Exosporous and endosporous development occur in the liverworts and hornworts as well but the caulonema is found only in the mosses. In the mosses and hornworts exosporous germination is far more common than exosporous but in the liverworts endosporous germination is more common. Liverworts show a variety of protonemal forms (filamentous, ribbon-like, discoid, massive) but liverwort protonemata are generally insignificant in extent, as are those of hornwortsreference link.

Further gametophyte growth

Growth of bryophyte gametophytes is under control of apical cells. These are cells that divide repeatedly to form new cells. An apical cell has a forward face and up to four rear faces. The rear faces are connected to the rest of the gametophyte but the forward face is free. New cells form only along the rear faces. The newly formed cells are small to start with but then expand so the gametophyte extends in the direction of the apical cell's forward face. Apical cells are fundamental to gametophyte growth. Each stem, leaf, thallus branch and so on has its apical cell or cells. In a leafy bryophyte the leaves grow off stems. At the growing tip of each stem there is one apical cell. There is also an apical cell at the apex of each growing leaf. In thallose bryophytes there may be several apical cells, side by side, in a short row at the thallus margin. The APICAL CELLS CASE STUDY goes into more detail.

Gametophytes produce the male sperm and female eggs. The sperm are produced within antheridia and the eggs are produced in archegonia. Depending on the species in question, both the antheridia and archegonia may be produced on the same gametophyte or on separate gametophytes. In the first case, with both types of sex organs on one gametophyte, the gametophyte is bisexual (or monoicous). In the second there are separate male and female plants, so each gametophyte is unisexual (or dioicous). There are many dioicous species and many monoicous species. Within the monoicous bryophytes the antheridia and archegonia may be on the same or different branches or thallus lobes, again depending on species. People with some botanical or zoological knowledge may have come across the similar-looking terms dioecious and monoecious. You'll find an account of the history and the varied usages of all four terms in the -OICY CASE STUDY. In that link you'll also find descriptions of, and terms for, the various arrangements of sexual organs in the monoicous species. That discussion is put there for those interested in more detail, but it is not necessary for a basic understanding of bryophytes. The most important thing is simply to be aware that there are unisexual and bisexual species.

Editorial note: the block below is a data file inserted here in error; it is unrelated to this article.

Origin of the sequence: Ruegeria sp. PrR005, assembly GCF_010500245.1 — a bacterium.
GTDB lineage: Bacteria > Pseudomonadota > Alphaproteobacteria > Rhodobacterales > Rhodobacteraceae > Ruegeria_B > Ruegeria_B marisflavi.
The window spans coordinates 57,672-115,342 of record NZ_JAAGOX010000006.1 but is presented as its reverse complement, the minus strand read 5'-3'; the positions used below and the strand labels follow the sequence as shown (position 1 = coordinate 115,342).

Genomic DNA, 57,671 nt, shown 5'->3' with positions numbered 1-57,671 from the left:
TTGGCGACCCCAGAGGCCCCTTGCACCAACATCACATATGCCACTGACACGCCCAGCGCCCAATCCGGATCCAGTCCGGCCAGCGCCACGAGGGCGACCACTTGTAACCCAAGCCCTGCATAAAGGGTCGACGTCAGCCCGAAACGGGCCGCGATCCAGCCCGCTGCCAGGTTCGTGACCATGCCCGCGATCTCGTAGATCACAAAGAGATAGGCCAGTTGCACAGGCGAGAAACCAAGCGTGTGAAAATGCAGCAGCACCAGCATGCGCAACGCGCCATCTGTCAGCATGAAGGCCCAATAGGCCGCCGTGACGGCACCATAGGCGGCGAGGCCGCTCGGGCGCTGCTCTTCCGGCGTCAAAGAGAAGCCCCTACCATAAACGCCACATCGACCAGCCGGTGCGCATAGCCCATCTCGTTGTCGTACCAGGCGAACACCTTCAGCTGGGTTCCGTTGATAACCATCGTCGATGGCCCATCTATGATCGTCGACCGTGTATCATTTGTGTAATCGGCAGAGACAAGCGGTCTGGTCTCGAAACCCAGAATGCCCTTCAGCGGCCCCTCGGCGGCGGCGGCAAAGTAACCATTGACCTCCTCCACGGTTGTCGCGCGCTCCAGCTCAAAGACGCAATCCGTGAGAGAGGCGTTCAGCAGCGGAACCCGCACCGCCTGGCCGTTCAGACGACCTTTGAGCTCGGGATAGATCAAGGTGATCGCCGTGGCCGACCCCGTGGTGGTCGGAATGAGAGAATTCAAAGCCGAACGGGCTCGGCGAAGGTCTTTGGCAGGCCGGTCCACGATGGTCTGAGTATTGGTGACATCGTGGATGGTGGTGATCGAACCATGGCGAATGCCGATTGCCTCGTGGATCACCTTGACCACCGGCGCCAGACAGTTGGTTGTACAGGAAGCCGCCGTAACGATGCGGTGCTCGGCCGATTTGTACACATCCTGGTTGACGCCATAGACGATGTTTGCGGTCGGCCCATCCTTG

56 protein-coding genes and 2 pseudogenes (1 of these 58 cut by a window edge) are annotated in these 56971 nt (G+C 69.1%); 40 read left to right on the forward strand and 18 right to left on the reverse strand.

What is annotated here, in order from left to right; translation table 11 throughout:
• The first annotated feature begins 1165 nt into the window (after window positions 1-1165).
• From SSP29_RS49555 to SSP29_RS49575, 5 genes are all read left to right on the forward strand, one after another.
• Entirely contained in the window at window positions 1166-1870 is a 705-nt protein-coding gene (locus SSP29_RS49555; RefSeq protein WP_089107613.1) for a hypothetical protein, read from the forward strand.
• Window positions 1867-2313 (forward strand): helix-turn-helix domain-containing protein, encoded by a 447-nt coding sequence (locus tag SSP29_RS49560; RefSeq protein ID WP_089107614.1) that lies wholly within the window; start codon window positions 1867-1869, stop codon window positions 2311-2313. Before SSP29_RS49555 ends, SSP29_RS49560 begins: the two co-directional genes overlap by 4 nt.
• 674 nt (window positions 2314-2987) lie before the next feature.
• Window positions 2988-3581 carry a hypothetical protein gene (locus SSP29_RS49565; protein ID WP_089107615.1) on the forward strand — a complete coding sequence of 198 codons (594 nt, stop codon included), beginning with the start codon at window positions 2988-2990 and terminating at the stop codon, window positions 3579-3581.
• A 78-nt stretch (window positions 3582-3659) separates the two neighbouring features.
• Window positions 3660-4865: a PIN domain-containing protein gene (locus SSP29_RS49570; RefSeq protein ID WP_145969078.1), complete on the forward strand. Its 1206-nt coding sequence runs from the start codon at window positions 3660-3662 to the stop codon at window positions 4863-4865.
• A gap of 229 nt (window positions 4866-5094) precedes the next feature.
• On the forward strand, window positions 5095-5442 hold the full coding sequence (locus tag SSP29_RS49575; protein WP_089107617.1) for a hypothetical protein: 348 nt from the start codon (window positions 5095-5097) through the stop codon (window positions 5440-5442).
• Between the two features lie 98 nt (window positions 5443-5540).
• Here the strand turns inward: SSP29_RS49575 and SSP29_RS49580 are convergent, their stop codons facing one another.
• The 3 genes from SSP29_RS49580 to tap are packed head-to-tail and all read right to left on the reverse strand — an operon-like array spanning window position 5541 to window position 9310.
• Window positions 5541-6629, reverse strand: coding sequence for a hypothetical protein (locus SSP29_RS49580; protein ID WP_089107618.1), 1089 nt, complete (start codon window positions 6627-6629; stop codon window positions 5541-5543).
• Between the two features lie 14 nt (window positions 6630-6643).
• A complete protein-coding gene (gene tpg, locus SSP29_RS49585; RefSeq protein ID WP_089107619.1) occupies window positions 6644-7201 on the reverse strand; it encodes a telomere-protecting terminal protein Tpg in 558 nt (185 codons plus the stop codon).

Gigaspermum repens

In dioicous species the male and female gametophytes may be of much the same size or with males smaller, sometimes dramatically so. In this photo of the moss species Gigaspermum repens you can easily see the large-leaved female plants with their spore capsules. The male plants are the much smaller plants that are more easily seen towards the margins of the photograph. This is by no means the most remarkable size disparity, for there are moss species in which the male plants are no more than tiny appendages on the leaves of the female plants.

Some interesting links

The website of the Departamento de Biología de Organismos y Sistemas of the Universidad de Oviedo (in Asturias, Spain) has beautifully drawn representations of the life-cycles of three bryophytes. The captions are in Spanish but should be relatively easily understood by people without a knowledge of Spanish. Many of the technical terms are similar in other languages and there would be few words you'd need to look up in a bilingual dictionary. Here are specific links to the three diagrams:

Phaeoceros laevis, a hornwort.

Marchantia polymorpha, a complex thallose liverwort.

Polytrichum, a moss.